Agyar by Steven Brust

I just finished up Agyar, by Steven Brust. This was a nice piece of

modern day Gothic horror. Our hero, Jack Agyar, is gradually revealed

as the monster. Through a combination of elision and selective

narration, the details are only revealed slowly through the

story. Within the story, the narrative is being written by Jack on a

typewriter he finds in the house where is residing. The device allows

for a significant amount of self-reflection and musing on the nature

of writing and remembering, which none-the-less does not get in the

way of the plot.

Brust’s solid descriptions of late-winter nights in a University town in

Ohio are magnificent, and help ground the wild fantasy of conversing

with the century-old ghost of a ex-slave, who haunts the house where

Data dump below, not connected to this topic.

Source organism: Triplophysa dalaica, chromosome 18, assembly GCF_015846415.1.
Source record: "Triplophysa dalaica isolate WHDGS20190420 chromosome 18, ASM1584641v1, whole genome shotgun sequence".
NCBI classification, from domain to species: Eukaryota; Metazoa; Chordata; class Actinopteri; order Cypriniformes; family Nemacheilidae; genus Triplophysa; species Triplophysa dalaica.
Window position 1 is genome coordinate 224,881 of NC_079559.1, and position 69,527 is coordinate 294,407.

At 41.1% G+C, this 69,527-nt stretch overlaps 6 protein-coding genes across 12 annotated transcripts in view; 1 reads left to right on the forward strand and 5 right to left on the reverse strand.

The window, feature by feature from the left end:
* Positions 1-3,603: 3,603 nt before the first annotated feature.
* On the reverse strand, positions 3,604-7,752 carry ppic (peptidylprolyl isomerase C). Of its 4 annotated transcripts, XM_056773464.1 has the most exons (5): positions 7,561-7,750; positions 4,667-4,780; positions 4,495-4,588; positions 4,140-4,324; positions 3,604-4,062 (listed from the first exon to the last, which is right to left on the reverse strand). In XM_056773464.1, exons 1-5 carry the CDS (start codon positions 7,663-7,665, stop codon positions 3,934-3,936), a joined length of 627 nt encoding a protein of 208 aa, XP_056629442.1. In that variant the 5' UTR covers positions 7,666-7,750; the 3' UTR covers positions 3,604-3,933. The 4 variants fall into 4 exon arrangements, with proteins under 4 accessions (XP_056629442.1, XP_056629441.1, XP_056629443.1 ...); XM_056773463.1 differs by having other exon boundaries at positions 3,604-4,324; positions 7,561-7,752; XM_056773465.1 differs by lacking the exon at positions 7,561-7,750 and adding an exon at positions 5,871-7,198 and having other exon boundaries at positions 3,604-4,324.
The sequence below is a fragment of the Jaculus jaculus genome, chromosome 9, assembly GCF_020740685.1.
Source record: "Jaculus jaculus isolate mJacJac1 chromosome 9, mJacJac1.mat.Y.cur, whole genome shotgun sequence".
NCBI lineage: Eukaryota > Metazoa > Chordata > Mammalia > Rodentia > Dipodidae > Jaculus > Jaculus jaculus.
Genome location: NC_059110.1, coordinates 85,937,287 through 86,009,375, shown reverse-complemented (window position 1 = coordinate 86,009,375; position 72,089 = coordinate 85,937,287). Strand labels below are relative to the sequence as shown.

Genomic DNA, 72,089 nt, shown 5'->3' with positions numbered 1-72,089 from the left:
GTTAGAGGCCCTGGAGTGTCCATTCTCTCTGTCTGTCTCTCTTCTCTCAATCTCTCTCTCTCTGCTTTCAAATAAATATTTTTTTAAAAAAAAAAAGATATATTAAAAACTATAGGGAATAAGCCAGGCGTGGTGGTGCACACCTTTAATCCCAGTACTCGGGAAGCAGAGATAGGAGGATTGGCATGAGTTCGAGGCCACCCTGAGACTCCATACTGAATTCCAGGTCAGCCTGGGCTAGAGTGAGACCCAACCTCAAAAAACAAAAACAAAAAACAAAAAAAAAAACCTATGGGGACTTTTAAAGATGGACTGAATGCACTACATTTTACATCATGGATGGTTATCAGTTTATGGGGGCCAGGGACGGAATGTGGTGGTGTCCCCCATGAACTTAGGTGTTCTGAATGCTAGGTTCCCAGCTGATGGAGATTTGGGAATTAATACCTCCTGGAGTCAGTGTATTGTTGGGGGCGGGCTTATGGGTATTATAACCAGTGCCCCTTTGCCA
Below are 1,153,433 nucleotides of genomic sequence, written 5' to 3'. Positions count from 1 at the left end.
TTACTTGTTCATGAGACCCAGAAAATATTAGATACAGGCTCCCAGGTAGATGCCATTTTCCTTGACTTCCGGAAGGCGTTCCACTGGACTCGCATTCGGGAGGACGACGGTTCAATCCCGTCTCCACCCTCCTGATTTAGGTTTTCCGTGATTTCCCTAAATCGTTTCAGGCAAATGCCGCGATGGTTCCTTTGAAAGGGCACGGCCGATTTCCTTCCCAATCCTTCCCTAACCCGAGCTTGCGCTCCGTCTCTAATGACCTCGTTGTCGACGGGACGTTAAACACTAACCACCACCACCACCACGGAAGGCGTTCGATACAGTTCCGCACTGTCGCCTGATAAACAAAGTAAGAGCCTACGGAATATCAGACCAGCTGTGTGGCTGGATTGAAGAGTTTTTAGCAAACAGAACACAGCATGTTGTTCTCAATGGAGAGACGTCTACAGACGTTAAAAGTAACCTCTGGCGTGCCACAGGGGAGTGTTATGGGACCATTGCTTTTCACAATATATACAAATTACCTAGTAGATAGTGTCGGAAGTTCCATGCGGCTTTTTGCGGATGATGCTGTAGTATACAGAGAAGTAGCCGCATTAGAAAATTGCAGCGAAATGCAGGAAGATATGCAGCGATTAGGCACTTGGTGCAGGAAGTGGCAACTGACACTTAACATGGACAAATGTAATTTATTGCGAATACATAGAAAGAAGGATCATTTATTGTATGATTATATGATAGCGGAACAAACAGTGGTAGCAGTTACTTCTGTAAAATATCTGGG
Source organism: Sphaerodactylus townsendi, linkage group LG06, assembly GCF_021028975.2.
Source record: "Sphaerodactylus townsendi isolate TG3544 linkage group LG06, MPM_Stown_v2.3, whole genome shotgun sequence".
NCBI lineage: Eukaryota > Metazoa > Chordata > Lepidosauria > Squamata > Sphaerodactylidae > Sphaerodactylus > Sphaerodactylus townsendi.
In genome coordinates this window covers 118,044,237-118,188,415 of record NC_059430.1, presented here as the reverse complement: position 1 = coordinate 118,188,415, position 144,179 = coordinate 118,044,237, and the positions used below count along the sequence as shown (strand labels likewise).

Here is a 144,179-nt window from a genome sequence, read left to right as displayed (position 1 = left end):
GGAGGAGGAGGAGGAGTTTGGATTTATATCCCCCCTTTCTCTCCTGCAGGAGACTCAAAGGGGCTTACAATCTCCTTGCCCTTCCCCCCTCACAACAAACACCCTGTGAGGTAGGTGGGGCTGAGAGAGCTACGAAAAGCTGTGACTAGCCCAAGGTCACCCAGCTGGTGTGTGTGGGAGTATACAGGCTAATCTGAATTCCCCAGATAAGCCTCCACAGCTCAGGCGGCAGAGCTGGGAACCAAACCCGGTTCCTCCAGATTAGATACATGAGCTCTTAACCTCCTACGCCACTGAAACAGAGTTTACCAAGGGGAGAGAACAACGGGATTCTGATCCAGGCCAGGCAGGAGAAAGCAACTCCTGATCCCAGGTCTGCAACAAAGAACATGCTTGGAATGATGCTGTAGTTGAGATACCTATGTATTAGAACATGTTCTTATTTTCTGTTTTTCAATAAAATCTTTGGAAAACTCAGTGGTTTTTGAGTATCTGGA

Agyar has taken up residence. The ghost, Jim, acts as a foil and

confidant for Jack, allowing us to discover Jacks background through

the narrative, rather than having the information dumped on us.

Brust follows all of the coventions of a modern Vampire story, but

never bothers to explain them, trusting the reader to be aware of them

and identify them from being shown their effects. He starts by never

permitting Agyar to enter a building except when invited. He slowly

introduces other aspects of Vampire lore, while never using the word

at all.

I’m glad this book is back in print. I discovered Brust only a few

years ago, and have only a few books left to discover in his back

catalog. I remember passing “Brokedown Palace” and “Jhereg” by in the

mid-80’s. That was a mistake then, and one I’m gladly correcting now.






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